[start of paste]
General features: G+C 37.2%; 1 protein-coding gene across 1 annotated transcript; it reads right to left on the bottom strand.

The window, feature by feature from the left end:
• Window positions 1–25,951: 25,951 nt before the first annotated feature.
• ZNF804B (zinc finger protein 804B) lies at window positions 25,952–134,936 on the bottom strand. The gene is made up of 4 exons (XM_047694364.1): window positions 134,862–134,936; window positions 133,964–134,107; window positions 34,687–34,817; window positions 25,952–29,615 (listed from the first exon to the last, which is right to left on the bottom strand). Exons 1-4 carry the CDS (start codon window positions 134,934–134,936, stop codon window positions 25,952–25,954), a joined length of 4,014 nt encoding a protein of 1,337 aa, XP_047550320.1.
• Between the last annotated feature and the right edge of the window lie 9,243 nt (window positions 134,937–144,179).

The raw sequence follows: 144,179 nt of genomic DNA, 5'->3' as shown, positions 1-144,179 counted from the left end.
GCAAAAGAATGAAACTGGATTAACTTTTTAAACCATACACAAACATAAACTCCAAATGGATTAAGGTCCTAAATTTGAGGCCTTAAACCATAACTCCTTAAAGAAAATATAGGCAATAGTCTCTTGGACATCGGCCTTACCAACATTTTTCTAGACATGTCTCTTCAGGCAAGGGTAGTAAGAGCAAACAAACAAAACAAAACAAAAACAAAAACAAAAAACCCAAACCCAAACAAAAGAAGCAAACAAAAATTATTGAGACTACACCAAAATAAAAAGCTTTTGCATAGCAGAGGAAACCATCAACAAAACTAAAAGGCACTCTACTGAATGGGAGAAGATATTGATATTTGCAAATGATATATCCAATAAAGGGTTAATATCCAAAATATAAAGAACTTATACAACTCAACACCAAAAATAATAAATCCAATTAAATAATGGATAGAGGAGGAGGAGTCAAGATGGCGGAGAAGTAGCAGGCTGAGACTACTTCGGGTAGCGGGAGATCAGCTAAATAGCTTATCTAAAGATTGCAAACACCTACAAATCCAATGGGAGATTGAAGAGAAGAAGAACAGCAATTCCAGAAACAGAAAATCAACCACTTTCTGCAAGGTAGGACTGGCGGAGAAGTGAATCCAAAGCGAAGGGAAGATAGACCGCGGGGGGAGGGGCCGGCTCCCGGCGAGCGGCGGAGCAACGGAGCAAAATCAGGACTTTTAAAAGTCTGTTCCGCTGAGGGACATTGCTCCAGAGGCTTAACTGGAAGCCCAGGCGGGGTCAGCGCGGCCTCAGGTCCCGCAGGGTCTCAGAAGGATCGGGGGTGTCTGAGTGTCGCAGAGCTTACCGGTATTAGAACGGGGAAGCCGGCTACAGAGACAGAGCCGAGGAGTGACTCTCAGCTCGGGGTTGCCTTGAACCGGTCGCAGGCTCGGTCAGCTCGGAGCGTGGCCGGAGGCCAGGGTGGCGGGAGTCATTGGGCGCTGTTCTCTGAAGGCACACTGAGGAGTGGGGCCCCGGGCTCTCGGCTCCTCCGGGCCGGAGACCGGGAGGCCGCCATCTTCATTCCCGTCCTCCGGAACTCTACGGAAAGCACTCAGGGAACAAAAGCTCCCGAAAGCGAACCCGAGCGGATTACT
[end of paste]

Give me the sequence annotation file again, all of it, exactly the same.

General features: G+C 37.2%; 1 protein-coding gene across 1 annotated transcript; it reads right to left on the bottom strand.

The window, feature by feature from the left end:
• Window positions 1–25,951: 25,951 nt before the first annotated feature.
• ZNF804B (zinc finger protein 804B) lies at window positions 25,952–134,936 on the bottom strand. The gene is made up of 4 exons (XM_047694364.1): window positions 134,862–134,936; window positions 133,964–134,107; window positions 34,687–34,817; window positions 25,952–29,615 (listed from the first exon to the last, which is right to left on the bottom strand). Exons 1-4 carry the CDS (start codon window positions 134,934–134,936, stop codon window positions 25,952–25,954), a joined length of 4,014 nt encoding a protein of 1,337 aa, XP_047550320.1.
• Between the last annotated feature and the right edge of the window lie 9,243 nt (window positions 134,937–144,179).

The raw sequence follows: 144,179 nt of genomic DNA, 5'->3' as shown, positions 1-144,179 counted from the left end.
GCAAAAGAATGAAACTGGATTAACTTTTTAAACCATACACAAACATAAACTCCAAATGGATTAAGGTCCTAAATTTGAGGCCTTAAACCATAACTCCTTAAAGAAAATATAGGCAATAGTCTCTTGGACATCGGCCTTACCAACATTTTTCTAGACATGTCTCTTCAGGCAAGGGTAGTAAGAGCAAACAAACAAAACAAAACAAAAACAAAAACAAAAAACCCAAACCCAAACAAAAGAAGCAAACAAAAATTATTGAGACTACACCAAAATAAAAAGCTTTTGCATAGCAGAGGAAACCATCAACAAAACTAAAAGGCACTCTACTGAATGGGAGAAGATATTGATATTTGCAAATGATATATCCAATAAAGGGTTAATATCCAAAATATAAAGAACTTATACAACTCAACACCAAAAATAATAAATCCAATTAAATAATGGATAGAGGAGGAGGAGTCAAGATGGCGGAGAAGTAGCAGGCTGAGACTACTTCGGGTAGCGGGAGATCAGCTAAATAGCTTATCTAAAGATTGCAAACACCTACAAATCCAATGGGAGATTGAAGAGAAGAAGAACAGCAATTCCAGAAACAGAAAATCAACCACTTTCTGCAAGGTAGGACTGGCGGAGAAGTGAATCCAAAGCGAAGGGAAGATAGACCGCGGGGGGAGGGGCCGGCTCCCGGCGAGCGGCGGAGCAACGGAGCAAAATCAGGACTTTTAAAAGTCTGTTCCGCTGAGGGACATTGCTCCAGAGGCTTAACTGGAAGCCCAGGCGGGGTCAGCGCGGCCTCAGGTCCCGCAGGGTCTCAGAAGGATCGGGGGTGTCTGAGTGTCGCAGAGCTTACCGGTATTAGAACGGGGAAGCCGGCTACAGAGACAGAGCCGAGGAGTGACTCTCAGCTCGGGGTTGCCTTGAACCGGTCGCAGGCTCGGTCAGCTCGGAGCGTGGCCGGAGGCCAGGGTGGCGGGAGTCATTGGGCGCTGTTCTCTGAAGGCACACTGAGGAGTGGGGCCCCGGGCTCTCGGCTCCTCCGGGCCGGAGACCGGGAGGCCGCCATCTTCATTCCCGTCCTCCGGAACTCTACGGAAAGCACTCAGGGAACAAAAGCTCCCGAAAGCGAACCCGAGCGGATTACT